Nutrition 101: Durian, King of Fruit (+ 4 recipes!)
Posted Sep 26 2012 2:30am
Aloha people, meet my newest, latest addiction obsession;
Durian is known as the ‘King of Fruits‘ and is native to South East Asia. The Durian is infamous for its strong and unique smell, which penetrates even its thick, thorny husk. Interestingly enough everyone would describe the smell of the Durian slightly different, ranging from rotten onion or moldy gym socks to almonds, vanilla, custard or banana. Opening of the fruit is prohibited in public places in many Asian countries! With Durian it’s either you love it or you hate it, but I found most people start appreciating the smell and taste with increased exposure. In Bali, I wasn’t so fond of Durian and didn’t get the obsession some people have with it. I certainly do now!
Inside the freaky, pre-historic looking shell you will find beautiful yellow, soft, fleshy meat. Durian is high in protein and beautifying fats and is a well-known, powerful aphrodisiac. Durian is exceptionally high in tryptophan, an amino acid that is a precursor to serotonin, the feel good chemical. Tryptophan makes us feel happy, warm and relaxed. Tryptophan also increases melatonin production, which is necessary for good, deep sleep.
Durian is also high in B-vitamins and sulfur. Sulfur is a mineral that is touted for its cleansing and beautifying properties, and is characterized in nature by its strong smell. Sulfur is the main component of MSM, an organic compound found in oceans and rainwater, also available in a dried powder supplement. Sulfur makes for a radiant complexion and detoxifies and nourishes the cells. It also helps with keeping the joints flexible so its great for post workout recovery. Sulfur helps produce amino acids in the body that are necessary for strong hair and nails and healthy skin (collagen and keratin). Because sulfur is so strong tasting and smelling and very heat sensitive (gets destroyed with cooking), many people are deficient in this essential mineral. Durian is a fun way to sneak more sulfur into your diet! (MSM powder is also a great way).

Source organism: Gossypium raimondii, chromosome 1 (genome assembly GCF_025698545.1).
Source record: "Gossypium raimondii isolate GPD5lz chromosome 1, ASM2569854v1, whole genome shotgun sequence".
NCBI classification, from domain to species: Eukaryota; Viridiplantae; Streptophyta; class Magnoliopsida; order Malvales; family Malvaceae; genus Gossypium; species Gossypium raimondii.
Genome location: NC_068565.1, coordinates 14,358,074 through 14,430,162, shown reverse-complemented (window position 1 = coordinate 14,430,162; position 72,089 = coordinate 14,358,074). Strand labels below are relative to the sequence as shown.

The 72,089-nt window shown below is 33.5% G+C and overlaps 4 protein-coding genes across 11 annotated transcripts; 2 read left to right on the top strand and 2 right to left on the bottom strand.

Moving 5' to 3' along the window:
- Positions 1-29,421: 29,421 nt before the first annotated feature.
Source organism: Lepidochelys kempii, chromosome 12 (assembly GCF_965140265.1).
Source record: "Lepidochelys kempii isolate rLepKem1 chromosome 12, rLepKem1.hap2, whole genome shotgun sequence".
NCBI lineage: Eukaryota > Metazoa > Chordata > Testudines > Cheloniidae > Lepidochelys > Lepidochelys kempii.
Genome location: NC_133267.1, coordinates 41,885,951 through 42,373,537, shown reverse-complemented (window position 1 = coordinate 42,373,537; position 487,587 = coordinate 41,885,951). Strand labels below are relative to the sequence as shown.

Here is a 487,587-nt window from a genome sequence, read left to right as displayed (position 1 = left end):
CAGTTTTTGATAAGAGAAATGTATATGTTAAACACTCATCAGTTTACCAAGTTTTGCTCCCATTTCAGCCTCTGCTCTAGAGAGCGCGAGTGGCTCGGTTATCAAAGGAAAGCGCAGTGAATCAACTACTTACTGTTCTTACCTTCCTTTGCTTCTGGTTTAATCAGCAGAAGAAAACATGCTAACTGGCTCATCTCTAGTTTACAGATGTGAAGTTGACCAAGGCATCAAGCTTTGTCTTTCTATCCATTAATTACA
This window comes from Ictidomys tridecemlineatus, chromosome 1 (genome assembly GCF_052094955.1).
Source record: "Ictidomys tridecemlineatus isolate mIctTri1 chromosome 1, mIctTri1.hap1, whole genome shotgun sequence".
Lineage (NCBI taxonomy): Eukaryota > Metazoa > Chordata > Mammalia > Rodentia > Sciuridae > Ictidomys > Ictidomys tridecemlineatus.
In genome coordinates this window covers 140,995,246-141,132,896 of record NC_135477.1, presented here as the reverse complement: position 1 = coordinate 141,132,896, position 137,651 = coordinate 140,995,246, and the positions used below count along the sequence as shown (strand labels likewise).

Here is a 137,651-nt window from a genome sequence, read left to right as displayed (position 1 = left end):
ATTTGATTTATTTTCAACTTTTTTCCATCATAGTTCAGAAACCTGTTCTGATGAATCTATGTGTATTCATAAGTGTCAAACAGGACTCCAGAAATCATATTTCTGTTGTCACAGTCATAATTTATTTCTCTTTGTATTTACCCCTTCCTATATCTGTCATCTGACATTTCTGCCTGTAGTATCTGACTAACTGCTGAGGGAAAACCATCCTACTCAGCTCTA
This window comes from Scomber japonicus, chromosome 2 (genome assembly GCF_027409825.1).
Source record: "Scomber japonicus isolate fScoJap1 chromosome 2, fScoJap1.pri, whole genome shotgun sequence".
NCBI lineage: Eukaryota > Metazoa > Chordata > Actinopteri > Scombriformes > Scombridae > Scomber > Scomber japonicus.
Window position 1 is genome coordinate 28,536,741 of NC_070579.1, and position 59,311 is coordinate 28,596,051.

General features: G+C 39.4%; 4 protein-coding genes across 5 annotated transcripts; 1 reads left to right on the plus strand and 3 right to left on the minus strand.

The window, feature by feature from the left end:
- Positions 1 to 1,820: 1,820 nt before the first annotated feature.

Durian is certainly one of the most exotic foods on the planet and reveled by many raw foodies. I find the Durian intriguing, magnificent and beautiful and a true delicacy due to its creamy texture. There is a certain magic in eating strange, exotic foods that is hard to describe. I’d say Durian is something everyone must try at least once in their life, but if you’re not hooked straight away keep trying until something ‘clicks’ and this funky fruit will resonate with you on all levels.
Last week I finally made the decision to go out and buy my very first Durian, after having tried a few bites here and there in Indonesia and at potlucks. I felt giddy with my treasure and some coconuts in my bike basket. I noticed how I loved the smell of fresh, ripe durian. Back home, I placed the durian besides me on my desk so I could enjoy its presence while it ripened a bit more. Note: fresh durian is the absolute best, but can be hard to find (and the season for it is coming to an end). Frozen durian, either whole or just the meat, is easier to find and cheaper, and has a milder taste and smell (boo). Usually durian can be found in Asian toko’s and markets (ask around!). In Amsterdam your best shot is the fruit stall behind the Albert Cuypmarket (Gerard Doustraat), De Kweker (wholesale) and Wah Nam Hong Supermarket (Gelderse Kade 90-92). A large, fresh, whole durian will cost you about €20, frozen ones or frozen durian meat is cheaper.
Durian Coconut Cream Delight * 4 Durian meat ‘pockets’
* meat of one Thai coconut
* few tablespoon water/coconut water
* 1-2 tablespoon raw honey (or other favorite sweetener)
* 1 teaspoon vanilla extract
Blend all ingredients together in a blender, chill in the fridge before serving. You can sub coconut butter for coconut meat.